We will also develop logistic regression models to distinguish between dichotomous categories of preterm birth (<37 weeks vs ≥37 weeks; ≤34 weeks vs >34 weeks) as we have done previously.13 18 The calculated gestational age derived from multiple linear regression models will be used as the independent variable in the logistic regressions, using a restricted cubic spline parameterisation to allow for non-linearity.

Sensitivity analyses

Model performance in terms of root-mean-square error, absolute prediction within ±1 week, c-statistic (area under receiver operator curve) and positive predictive value will be evaluated overall and among newborn infant subgroups (eg, SGA, multiple births) to investigate whether model calculations varied in quality across these subgroups.

Discussion

This protocol details our approach to the collection and shipment of newborn blood spot samples from international preterm birth cohorts to Ottawa, Canada, for metabolic profiling using newborn screening approaches. We have addressed herein quality management of samples and our analytical approach. The data gathered for this study will be used to validate a postnatal gestational age estimation algorithm originally developed using newborn samples derived from a Canadian cohort.

The strength of our approach includes leveraging the existing framework of large preterm birth cohorts operating in two ethnically distinct populations and our collaboration with NSO, a successful provincial newborn screening programme in Ottawa, Canada, that will lend greatly to the timely and accurate analysis of samples. We acknowledge that successful execution of the study will be dependent on the collection of a satisfactory number of newborn samples from each of the Zambian and Bangladeshi cohorts. A number of prospective participants may be unfamiliar with newborn screening procedures and thus uncomfortable with newborn heel-prick collection. Anticipating that some mothers may choose to decline participation on the basis of the newborn heel prick, participation will be open to those newborns from whom only single, unpaired cord blood or heel-prick samples may be collected. Validation of the metabolic postnatal gestational age estimation model using cord blood profiles will prove equally important to the aims of our study as we seek to optimise the practical utility of our approach. In the event that we find that a single global algorithm is not suitable for all newborn populations, we will tailor our approach to develop region-specific models to enhance gestational age estimation based on specific newborn populations.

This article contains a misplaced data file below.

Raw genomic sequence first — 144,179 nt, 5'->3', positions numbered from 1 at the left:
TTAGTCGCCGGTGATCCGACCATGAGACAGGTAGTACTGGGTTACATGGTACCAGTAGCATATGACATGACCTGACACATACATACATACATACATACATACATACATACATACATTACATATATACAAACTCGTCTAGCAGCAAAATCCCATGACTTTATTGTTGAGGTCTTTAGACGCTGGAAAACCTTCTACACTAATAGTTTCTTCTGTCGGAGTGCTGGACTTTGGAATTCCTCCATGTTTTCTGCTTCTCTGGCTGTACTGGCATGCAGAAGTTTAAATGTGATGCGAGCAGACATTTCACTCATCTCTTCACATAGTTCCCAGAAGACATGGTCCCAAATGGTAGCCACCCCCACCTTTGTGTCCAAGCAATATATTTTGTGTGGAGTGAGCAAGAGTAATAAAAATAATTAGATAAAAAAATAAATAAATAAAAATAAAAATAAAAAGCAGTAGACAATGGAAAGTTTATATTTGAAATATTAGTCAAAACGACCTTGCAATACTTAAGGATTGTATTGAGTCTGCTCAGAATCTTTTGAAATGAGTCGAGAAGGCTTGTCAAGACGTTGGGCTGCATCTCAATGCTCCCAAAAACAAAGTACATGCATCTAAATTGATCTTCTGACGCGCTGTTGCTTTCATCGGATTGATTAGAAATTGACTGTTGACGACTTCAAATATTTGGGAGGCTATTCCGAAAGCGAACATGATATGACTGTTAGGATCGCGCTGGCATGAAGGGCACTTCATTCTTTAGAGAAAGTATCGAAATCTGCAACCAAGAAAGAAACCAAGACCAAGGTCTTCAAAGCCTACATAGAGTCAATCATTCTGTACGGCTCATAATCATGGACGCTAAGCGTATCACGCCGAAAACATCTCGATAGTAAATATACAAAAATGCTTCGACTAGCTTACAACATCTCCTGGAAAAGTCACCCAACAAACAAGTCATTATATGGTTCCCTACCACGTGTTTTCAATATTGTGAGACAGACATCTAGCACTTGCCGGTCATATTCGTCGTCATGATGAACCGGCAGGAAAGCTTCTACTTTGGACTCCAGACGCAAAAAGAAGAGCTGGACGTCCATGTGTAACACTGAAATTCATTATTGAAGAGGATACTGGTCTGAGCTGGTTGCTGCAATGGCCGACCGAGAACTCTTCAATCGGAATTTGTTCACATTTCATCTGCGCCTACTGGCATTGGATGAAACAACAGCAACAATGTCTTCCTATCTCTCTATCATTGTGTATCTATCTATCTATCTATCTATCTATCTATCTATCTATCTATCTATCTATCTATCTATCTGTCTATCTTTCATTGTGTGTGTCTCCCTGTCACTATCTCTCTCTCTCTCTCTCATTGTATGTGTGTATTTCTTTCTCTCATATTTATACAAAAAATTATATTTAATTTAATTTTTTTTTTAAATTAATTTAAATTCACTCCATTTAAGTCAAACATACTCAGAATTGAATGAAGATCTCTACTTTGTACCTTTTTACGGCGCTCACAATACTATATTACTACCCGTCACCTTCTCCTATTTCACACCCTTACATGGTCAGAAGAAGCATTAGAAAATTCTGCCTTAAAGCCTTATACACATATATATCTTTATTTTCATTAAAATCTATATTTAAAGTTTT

As discussed previously, novel methods are warranted to guide both local healthcare interventions and accurate population health estimates for low-resource regions of the world. In addition to providing insight into metabolic variations of newborn infant populations of varying ethnic background, gestational age and condition (eg, low birth weight, SGA), we anticipate that validation of our approach will be of benefit to the search for new reliable methods for estimating gestational age at the time of birth.

Declarations

Ethics approval and consent to participate

This study was approved by the Ottawa Health Science Network Research Ethics Board at the OHRI (20160219-01H) and the Research Ethics Board of the Children’s Hospital of Eastern Ontario Research Institute (16/20E). The protocol was also approved by Ethics Review Committee at the icddr,b (PR-16039), in Matlab, Bangladesh, and the University of Zambia’s Biomedical Research Ethics Committee (016-04-14) in Lusaka, Zambia.

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View Abstract

Footnotes

  • Contributors The protocol manuscript was developed by MSQM, KW and SH. KW, MSQM, KMA and SH designed the study with contributions from PC, JM, EL, CG, AR, JP and JSAS. All authors contributed to editing of the manuscript.

  • Funding This project is funded by the Bill & Melinda Gates Foundation, Seattle, Washington (OPP1141535).

  • Competing interests None declared.

  • Ethics approval Ottawa Hospital Health Science Network; Children's Hospital of Eastern Ontario Research Ethics Board; University of Zambia Biomedical Research Ethics Committee; icddr,b Ethical Review Committee.

  • Provenance and peer review Not commissioned; externally peer reviewed.

  • Data sharing statement The data that will support the findings of this study will be available from the corresponding author on reasonable request.